Submitted to: International Congress of Entomology
Publication Type: Abstract Only
Publication Acceptance Date: 6/17/2016
Publication Date: 6/17/2016
Citation: Dowell, A., Backus, E.A., Cervantes, F.A., Redinbaugh, M.G. 2016. Capabilities of the new “Universal” AC-DC monitor for electropenetrography (EPG). International Congress of Entomology. Available: https://esa.confex.com/esa/ice2016/meetingapp.cgi/Paper/107676.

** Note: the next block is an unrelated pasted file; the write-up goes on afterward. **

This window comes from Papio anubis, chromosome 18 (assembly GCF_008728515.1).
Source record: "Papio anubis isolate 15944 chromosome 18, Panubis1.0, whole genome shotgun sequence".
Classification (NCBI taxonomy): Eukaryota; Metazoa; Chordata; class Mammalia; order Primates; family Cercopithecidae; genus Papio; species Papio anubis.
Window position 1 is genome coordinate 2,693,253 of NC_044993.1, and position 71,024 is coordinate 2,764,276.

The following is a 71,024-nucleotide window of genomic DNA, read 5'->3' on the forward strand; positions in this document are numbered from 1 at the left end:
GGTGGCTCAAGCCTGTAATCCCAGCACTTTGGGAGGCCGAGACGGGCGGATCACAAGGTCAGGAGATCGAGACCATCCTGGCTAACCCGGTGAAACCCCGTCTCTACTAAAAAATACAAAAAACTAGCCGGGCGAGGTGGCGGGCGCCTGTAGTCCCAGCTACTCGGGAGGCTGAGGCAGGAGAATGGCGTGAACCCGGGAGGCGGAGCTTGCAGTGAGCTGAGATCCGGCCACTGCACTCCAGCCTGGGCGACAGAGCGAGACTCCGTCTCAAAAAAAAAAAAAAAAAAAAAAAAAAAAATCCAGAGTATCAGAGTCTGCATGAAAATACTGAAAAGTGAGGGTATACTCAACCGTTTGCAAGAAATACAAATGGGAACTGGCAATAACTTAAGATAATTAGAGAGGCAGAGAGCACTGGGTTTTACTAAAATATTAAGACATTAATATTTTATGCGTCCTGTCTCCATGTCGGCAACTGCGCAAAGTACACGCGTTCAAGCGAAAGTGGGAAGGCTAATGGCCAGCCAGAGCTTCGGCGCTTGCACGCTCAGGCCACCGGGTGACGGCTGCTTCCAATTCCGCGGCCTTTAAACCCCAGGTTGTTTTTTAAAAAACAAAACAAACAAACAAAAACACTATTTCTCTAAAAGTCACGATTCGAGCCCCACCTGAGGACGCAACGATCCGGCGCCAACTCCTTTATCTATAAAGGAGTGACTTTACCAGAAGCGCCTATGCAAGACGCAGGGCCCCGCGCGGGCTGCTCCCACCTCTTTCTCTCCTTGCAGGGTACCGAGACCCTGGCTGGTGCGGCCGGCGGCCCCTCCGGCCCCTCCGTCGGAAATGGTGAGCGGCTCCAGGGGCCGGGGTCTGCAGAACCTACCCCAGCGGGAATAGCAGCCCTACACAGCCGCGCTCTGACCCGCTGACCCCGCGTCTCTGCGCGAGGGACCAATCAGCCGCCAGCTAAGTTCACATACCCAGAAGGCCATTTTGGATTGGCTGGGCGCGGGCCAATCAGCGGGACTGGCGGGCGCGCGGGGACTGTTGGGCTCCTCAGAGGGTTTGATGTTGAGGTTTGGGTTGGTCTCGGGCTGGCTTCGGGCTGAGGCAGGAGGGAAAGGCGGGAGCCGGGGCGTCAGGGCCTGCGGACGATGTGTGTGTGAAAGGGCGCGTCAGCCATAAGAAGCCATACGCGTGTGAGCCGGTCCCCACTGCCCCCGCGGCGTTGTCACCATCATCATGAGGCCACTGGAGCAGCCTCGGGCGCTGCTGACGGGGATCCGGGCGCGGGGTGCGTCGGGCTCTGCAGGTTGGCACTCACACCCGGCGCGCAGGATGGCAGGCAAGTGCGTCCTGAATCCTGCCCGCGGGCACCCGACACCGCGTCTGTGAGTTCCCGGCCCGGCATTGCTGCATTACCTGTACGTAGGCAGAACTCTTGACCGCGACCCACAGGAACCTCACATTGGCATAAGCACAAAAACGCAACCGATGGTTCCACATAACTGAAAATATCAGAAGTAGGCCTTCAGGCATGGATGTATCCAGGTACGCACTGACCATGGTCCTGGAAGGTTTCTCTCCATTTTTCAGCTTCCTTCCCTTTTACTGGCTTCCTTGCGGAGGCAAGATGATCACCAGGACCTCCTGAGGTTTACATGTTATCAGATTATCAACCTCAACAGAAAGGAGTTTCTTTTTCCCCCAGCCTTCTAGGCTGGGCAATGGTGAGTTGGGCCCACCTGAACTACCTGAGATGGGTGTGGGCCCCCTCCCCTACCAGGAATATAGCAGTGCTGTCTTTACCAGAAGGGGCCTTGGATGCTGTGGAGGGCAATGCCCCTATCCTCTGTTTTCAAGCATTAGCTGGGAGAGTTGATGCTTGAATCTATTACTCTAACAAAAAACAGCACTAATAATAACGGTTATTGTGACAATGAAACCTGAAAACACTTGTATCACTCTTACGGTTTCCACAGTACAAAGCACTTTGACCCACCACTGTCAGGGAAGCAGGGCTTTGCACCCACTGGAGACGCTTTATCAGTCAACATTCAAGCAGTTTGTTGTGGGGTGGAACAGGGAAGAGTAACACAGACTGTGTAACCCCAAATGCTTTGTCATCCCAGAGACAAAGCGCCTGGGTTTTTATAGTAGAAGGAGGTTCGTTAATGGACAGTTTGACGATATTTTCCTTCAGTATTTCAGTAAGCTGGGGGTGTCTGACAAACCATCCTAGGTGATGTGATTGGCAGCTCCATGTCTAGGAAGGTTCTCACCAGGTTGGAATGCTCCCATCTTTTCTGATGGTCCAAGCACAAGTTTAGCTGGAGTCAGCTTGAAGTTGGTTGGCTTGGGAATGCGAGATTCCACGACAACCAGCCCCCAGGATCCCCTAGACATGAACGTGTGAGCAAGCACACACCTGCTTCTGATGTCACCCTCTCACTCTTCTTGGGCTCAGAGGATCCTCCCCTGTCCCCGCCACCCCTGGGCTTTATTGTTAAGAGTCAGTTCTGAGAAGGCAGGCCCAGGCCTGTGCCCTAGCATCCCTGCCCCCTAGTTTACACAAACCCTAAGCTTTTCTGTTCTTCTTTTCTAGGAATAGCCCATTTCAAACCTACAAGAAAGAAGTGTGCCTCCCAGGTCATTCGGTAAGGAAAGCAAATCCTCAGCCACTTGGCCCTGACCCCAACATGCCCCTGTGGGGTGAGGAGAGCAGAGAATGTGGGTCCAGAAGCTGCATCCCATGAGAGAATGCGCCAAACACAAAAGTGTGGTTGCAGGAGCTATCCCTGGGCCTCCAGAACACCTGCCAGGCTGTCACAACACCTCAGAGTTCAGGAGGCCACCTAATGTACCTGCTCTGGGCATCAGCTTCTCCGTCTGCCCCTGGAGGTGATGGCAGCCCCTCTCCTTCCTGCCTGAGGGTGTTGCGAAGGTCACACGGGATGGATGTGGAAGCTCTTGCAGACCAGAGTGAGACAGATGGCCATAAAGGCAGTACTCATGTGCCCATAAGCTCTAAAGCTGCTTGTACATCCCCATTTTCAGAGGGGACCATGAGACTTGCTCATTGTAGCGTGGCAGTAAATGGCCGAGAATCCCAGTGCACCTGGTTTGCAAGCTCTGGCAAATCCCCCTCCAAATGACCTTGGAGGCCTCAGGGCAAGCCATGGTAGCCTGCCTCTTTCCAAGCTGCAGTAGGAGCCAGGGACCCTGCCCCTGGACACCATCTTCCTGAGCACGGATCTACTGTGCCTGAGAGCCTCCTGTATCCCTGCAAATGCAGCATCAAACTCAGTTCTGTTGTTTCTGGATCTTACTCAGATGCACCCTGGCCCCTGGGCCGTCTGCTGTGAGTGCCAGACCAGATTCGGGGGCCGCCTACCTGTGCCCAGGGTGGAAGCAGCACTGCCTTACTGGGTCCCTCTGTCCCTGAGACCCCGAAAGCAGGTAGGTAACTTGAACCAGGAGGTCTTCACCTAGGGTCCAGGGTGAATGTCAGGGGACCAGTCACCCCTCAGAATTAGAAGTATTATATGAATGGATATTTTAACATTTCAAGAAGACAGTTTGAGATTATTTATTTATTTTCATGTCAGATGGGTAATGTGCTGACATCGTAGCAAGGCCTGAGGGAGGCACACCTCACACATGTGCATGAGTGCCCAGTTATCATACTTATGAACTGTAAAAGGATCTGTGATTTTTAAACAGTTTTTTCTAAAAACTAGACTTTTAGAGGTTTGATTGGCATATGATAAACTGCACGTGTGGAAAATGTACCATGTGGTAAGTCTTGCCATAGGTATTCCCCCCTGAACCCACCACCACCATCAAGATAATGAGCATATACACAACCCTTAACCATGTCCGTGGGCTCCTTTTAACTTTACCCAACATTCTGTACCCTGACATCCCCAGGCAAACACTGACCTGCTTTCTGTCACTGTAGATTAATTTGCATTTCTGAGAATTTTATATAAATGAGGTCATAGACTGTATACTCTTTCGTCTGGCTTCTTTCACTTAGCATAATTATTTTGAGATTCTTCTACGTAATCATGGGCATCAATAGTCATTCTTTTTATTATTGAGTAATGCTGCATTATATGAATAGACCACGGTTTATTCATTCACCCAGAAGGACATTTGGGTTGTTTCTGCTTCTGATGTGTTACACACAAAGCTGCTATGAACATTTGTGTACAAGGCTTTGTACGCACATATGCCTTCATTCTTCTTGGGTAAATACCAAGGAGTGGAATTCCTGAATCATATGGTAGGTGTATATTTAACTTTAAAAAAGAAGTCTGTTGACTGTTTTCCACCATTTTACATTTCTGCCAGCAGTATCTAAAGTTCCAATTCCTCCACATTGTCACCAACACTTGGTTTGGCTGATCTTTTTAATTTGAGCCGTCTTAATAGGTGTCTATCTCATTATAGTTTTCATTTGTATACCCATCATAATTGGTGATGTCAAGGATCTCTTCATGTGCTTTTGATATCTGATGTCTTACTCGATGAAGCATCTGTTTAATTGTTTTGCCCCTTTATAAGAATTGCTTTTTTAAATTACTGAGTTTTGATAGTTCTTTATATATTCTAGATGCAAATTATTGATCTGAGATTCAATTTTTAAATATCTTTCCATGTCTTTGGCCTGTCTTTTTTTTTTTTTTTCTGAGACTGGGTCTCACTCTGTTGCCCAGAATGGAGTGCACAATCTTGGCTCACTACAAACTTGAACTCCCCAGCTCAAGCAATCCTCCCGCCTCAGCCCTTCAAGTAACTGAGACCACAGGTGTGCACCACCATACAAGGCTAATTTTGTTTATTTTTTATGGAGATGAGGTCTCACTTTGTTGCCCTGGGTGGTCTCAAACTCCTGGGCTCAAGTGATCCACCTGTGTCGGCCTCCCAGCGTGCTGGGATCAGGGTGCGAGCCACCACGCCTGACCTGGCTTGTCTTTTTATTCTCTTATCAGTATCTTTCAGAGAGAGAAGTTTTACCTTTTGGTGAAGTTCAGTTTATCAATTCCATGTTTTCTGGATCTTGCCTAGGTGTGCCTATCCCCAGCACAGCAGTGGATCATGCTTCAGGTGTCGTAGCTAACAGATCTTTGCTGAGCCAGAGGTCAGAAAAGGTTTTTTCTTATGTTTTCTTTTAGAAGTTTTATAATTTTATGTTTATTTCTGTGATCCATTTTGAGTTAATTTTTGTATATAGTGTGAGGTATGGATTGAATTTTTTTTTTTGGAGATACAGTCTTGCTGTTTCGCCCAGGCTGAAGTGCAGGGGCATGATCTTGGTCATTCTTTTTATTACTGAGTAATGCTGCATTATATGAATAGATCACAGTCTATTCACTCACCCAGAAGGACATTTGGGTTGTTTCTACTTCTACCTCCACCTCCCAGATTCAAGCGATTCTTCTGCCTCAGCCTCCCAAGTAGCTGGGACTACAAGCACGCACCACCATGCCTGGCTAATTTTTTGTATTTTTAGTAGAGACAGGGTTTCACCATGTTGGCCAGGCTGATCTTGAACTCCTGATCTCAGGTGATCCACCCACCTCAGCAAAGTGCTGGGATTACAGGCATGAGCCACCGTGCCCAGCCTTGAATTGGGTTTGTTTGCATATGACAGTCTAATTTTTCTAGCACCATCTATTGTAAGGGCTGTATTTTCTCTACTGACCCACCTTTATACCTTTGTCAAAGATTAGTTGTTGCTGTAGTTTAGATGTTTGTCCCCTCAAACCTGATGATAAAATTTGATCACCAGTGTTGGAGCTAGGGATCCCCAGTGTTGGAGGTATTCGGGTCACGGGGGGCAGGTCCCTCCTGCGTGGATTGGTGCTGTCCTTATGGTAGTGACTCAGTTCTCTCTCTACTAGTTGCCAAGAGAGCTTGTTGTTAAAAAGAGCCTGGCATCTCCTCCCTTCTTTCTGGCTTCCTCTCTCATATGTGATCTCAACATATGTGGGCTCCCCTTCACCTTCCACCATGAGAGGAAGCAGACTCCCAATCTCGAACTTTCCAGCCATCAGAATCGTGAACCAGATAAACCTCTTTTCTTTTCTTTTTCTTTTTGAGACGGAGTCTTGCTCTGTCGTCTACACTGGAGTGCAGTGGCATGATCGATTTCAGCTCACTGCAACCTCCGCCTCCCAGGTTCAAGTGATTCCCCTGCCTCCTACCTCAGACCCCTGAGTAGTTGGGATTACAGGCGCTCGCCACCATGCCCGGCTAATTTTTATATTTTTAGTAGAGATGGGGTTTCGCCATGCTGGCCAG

Technical Abstract: Electropenetrography (EPG), invented over 50 years ago, is the most rigorous and important means of studying the feeding of piercing-sucking crop pests. The 1st-generation monitor (or AC monitor) used AC applied signal voltage and had fixed amplifier sensitivity (input resistor or Ri) of 106 Ohms. The 2nd-generation monitor (DC monitor) was introduced in 1978 and uses DC applied signal with fixed Ri of 109 Ohms. In 2009, a 3rd-generation (AC-DC) monitor was introduced, providing either AC or DC applied signal with six selectable Ri levels of 106 Ohms (outputting pure R component for aphids) to 1010 plus 1013 Ohms (the latter outputting pure emf for aphids). Herein, capabilities of the AC-DC monitor are summarized. These include: 1) modern, updated electronics removing artifactual signals; 2) selectable settings to adjust the monitor recording characteristics to match the insect; 3) backwards-compatibility to reproduce the waveforms of any past type of monitor (AC or DC) for any arthropod, thus 4) making waveforms comparable across monitors for the first time; and 5) ability to produce a waveform library, a collection of waveform appearances of the same behavior from different Ri levels, to determine R and emf components. Block diagrams of AC-DC monitor electronics are displayed and used to illustrate the above monitor capabilities. In addition, examples of waveform libraries for various hemipteran species are displayed. Widespread adoption of the AC-DC EPG monitor will aid in development of resistant crop plants, more effective insecticide applications, and other novel management tactics for large hemipterans such as stink bugs, chinch bugs, tarnished plant bugs, and other important pests.